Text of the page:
While Feardotcom and the remake of The House On Haunted Hill didn't exactly set the horror movie world on fire, William Malone has been quietly slugging away at project after project for decades now. Calling him a Master of Horror might be a stretch, but he's got a few decent projects under his belt including the underrated Alien rip-off Creature (starring Klaus Kinski) and an award winning episode of HBO's Tales From The Crypt.
When the story begins, we meet Tara (Lindsay Pulsipher), a cute but rather anti-social girl who is more interested in drawing fantasy characters than her math studies. When she leaves class and rides her bike home, she's blindsided by a van that knocks her onto the road. A man gets out, puts her in the back of the van, and when she wakes up she's in another state. The first person to talk to her when she wakes up is Judith (Lori Petty of Tank Girl) who at first appears to be a nurse but soon shows her true colors when she helps the man from the van, Anton (William Samples) – her husband, toss Tara down into the basement, the door swiftly locked behind her.
While exploring the unusually dusty subterranean level of the massive mansion where she's held captive, Tara finds a boy hanging from a noose. She frees him, and although he can't talk he writes his name in the dust – Johnny (Jesse Haddock). She and Johnny soon start hearing noises from a room, and then they notice the warnings scratched into the walls of the basement, phrases like 'escape now' and 'beware the fair haired child.' It would seem that Judith and Anton have done things like this before, though how many times before Tara can't say. It won't really matter soon enough, however, as she finds out that they don't intend for her to make it out of there alive anyway.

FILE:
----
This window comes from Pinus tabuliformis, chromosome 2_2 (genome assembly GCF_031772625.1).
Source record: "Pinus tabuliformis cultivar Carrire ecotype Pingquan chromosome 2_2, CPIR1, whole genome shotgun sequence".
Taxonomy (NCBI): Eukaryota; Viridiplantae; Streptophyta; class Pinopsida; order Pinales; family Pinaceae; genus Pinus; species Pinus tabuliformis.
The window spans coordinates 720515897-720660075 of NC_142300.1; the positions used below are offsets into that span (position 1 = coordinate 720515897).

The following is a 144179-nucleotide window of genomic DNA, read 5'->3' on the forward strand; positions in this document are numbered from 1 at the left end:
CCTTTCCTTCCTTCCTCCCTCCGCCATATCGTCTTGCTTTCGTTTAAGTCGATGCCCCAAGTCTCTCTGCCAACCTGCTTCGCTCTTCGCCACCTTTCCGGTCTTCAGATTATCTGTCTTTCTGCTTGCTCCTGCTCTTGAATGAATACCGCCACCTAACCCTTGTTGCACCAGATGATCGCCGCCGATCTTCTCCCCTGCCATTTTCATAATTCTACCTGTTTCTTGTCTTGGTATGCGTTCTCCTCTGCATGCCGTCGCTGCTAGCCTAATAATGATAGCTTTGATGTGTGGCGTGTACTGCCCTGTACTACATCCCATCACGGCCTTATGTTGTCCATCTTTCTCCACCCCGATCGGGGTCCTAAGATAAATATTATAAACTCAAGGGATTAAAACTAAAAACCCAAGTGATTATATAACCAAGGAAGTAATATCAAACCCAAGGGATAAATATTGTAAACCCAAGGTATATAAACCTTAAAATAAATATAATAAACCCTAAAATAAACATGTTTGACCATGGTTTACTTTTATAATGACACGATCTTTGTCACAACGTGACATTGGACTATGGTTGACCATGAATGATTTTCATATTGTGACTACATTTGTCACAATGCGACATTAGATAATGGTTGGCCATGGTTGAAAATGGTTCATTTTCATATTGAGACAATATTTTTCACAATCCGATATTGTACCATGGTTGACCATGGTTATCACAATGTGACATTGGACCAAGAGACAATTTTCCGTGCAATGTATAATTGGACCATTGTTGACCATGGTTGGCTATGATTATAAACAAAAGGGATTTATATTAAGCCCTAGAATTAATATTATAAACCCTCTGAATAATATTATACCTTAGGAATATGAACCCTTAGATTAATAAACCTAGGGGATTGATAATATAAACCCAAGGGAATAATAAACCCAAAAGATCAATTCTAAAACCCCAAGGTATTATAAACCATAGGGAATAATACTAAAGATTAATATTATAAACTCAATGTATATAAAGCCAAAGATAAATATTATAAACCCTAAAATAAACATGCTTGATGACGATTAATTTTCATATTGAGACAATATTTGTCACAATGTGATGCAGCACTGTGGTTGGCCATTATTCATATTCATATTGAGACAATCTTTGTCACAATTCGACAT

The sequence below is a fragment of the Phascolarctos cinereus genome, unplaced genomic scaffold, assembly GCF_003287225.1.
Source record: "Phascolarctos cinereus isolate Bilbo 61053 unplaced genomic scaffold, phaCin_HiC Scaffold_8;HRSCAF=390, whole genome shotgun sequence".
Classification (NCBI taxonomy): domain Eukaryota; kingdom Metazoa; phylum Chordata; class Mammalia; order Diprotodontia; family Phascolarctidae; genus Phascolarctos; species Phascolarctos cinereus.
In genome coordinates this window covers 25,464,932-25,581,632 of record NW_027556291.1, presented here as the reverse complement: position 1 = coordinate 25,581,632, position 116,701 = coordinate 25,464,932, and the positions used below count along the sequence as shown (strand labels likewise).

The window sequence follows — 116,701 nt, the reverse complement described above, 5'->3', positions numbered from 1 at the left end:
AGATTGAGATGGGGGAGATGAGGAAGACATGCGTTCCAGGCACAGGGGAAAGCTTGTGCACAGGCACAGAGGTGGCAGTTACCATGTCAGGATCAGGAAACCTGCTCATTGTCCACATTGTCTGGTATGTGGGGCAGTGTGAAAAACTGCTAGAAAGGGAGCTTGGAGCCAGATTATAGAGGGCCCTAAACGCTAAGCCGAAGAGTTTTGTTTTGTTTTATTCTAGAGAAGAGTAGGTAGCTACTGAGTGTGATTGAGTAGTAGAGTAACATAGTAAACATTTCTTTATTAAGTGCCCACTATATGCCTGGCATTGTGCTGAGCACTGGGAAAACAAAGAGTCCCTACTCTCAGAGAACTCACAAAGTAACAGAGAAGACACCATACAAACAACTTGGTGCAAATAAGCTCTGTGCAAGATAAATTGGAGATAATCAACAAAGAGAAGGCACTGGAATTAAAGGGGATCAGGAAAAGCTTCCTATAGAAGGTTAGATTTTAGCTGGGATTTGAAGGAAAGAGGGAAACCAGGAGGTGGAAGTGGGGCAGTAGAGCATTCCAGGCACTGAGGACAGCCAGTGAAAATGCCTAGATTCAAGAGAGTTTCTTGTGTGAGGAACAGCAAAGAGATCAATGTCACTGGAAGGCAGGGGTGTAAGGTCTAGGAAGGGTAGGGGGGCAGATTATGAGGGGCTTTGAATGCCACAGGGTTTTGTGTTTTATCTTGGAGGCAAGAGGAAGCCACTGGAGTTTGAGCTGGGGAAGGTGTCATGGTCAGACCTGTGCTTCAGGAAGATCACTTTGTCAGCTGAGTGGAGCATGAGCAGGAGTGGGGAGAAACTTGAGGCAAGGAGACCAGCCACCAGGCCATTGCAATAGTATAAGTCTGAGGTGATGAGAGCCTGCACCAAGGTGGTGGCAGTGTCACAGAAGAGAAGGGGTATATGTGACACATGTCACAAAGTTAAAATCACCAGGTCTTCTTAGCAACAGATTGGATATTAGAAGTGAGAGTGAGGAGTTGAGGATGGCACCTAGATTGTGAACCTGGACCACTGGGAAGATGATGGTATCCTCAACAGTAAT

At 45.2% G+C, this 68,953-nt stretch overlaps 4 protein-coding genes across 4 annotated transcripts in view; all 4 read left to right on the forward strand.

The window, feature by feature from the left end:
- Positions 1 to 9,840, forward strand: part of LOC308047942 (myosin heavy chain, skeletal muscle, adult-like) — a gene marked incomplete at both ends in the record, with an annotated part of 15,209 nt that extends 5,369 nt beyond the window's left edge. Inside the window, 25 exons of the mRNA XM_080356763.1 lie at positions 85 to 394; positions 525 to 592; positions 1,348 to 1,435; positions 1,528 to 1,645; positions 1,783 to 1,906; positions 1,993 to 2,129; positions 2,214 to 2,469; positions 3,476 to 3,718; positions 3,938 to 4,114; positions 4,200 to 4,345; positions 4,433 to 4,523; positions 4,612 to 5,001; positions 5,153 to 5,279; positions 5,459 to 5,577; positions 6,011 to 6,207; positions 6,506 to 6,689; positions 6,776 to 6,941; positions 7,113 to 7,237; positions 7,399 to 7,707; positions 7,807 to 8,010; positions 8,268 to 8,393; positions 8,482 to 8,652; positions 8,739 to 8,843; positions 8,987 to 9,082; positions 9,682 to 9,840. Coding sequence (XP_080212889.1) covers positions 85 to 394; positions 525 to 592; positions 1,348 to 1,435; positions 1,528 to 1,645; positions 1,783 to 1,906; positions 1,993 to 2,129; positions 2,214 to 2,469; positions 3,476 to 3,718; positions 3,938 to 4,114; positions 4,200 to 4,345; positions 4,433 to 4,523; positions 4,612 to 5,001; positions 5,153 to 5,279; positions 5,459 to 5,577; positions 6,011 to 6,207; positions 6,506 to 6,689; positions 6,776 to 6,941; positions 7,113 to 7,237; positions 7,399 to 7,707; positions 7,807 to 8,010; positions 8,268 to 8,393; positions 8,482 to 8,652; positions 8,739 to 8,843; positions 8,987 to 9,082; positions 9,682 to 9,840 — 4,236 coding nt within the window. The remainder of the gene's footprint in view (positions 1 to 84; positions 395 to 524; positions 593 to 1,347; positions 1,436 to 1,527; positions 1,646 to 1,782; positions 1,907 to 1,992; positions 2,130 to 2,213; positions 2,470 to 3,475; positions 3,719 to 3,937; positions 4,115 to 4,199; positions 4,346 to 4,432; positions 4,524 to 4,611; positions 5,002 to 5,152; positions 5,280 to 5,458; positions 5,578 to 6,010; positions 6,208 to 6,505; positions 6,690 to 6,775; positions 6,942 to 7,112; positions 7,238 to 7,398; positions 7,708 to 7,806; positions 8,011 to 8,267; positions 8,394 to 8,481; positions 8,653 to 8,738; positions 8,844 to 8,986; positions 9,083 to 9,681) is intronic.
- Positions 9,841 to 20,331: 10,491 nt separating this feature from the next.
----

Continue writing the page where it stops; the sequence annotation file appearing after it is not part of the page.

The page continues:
The first movie that will probably spring to mind for seasoned horror movie fans after the end credits hit the screen will be Pumpkinhead. Malone's feature plays with many of the same themes and shares some similarities in terms of the basic idea from which the scares, and the sympathy for certain characters, stem from.Thankfully, The Fair Haired Child branches out on its own enough that it doesn't feel like a rip-off, even if it is a little familiar. Much of the credit for this has to go to the stylish cinematography and truly eerie color schemes concocted for the basement where much of the film takes place. The movie proves to be quite atmospheric and rather creative with a few nice grisly touches and a strong, sensible ending. It's a well put together story despite a few too many flashbacks that feel like they're just there to pad out the running time a little bit, and those scenes aside, it's paced well.
As far as the performances go, Pulsipher is very good in the lead role. Although she's a little too pretty to really look like a nerd, she gets the nervous mannerisms down well and does a good job of pulling inside herself when taunted by her classmates in the opening scene. She also handles the more intense material that is thrown at her later in the movie – she gives us a good, well rounded performance. Likewise, Jesse Haddock does a good job with a virtually silent performance, emoting with his facial expressions and his body language effectively throughout. The weak links in the acting chain are with Lori Petty and William Samples. While neither of them are awful, they both ham it up just a little more than necessary in a couple of scenes, though to Petti's credit she certainly looks the part with her hair chopped down and her rather skeletal features. Neither of them really ruins anything, but there are moments where their performances will test your suspension of disbelief.
In the end, Malone succeeds with his entertaining entry. There's plenty of style, a nice and appropriately moody score and two very fine performances from a pair of teenagers that you probably wouldn't expect them from. While the scares aren't as bombastic as they could have been, there is a nice sense of forbodding and a few moments that are bound to make you jump.